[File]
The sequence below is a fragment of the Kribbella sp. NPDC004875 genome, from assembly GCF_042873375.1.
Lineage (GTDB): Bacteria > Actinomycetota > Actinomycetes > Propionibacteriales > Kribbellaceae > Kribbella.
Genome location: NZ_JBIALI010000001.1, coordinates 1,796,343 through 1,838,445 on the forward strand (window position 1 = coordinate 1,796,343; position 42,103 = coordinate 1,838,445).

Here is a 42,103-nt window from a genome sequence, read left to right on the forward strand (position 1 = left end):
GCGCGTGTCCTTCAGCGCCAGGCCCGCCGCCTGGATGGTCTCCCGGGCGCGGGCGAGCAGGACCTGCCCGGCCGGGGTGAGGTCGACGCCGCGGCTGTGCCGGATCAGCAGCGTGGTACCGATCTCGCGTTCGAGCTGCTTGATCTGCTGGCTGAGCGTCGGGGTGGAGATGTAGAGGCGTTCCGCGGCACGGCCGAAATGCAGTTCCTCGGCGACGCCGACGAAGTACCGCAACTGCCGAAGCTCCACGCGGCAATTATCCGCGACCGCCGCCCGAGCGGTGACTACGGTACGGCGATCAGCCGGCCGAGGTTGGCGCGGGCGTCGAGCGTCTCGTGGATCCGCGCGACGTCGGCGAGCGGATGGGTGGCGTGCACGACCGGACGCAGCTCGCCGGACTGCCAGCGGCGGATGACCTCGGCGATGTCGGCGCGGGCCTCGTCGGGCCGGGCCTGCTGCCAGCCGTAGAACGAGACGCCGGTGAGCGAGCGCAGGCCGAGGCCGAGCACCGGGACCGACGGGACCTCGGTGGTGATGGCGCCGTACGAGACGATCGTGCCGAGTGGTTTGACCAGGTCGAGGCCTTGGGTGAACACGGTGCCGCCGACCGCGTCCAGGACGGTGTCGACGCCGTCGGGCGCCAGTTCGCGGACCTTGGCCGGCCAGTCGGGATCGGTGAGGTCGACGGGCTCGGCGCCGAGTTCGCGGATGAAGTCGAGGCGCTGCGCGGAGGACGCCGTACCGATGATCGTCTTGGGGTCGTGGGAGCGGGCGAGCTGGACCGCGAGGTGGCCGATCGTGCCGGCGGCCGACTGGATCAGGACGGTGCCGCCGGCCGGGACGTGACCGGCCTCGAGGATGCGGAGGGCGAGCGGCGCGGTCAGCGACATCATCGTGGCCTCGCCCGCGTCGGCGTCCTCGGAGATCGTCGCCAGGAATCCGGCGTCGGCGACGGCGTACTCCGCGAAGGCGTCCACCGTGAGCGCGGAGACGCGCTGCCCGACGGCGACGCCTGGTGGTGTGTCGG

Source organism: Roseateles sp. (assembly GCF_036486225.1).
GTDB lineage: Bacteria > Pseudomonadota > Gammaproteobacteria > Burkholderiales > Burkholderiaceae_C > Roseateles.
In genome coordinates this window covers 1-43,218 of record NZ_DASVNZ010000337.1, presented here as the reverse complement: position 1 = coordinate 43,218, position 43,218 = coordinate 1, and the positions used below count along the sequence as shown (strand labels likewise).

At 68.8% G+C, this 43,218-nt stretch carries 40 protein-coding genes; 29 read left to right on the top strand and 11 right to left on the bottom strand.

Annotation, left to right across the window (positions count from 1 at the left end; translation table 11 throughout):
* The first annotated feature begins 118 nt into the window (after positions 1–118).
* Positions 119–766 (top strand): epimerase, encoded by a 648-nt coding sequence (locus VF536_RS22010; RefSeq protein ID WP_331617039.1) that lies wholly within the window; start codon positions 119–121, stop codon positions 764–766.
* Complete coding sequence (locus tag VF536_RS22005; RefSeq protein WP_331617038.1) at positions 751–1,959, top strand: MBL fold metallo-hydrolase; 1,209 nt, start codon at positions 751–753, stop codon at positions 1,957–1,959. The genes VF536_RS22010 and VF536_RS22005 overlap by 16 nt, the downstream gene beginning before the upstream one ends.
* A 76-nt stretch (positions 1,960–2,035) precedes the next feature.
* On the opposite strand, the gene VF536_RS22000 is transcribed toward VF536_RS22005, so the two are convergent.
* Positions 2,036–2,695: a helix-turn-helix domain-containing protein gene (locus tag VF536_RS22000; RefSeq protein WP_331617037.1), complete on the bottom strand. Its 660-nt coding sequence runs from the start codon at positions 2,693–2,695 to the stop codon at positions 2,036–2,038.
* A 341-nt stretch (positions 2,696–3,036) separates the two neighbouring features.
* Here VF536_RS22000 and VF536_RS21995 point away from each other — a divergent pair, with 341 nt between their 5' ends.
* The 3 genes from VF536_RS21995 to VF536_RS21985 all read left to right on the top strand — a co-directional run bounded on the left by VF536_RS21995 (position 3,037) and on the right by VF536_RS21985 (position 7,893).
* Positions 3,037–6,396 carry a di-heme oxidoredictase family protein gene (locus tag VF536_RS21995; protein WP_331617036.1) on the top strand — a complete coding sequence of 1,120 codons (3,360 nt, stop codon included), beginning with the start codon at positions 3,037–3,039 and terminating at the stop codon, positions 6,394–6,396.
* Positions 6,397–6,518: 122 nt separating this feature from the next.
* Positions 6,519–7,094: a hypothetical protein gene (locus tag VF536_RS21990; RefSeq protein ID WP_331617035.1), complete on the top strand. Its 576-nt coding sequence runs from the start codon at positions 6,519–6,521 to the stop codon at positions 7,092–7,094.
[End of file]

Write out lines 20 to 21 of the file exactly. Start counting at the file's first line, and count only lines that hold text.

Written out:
* Positions 3,037–6,396 carry a di-heme oxidoredictase family protein gene (locus tag VF536_RS21995; protein WP_331617036.1) on the top strand — a complete coding sequence of 1,120 codons (3,360 nt, stop codon included), beginning with the start codon at positions 3,037–3,039 and terminating at the stop codon, positions 6,394–6,396.
* Positions 6,397–6,518: 122 nt separating this feature from the next.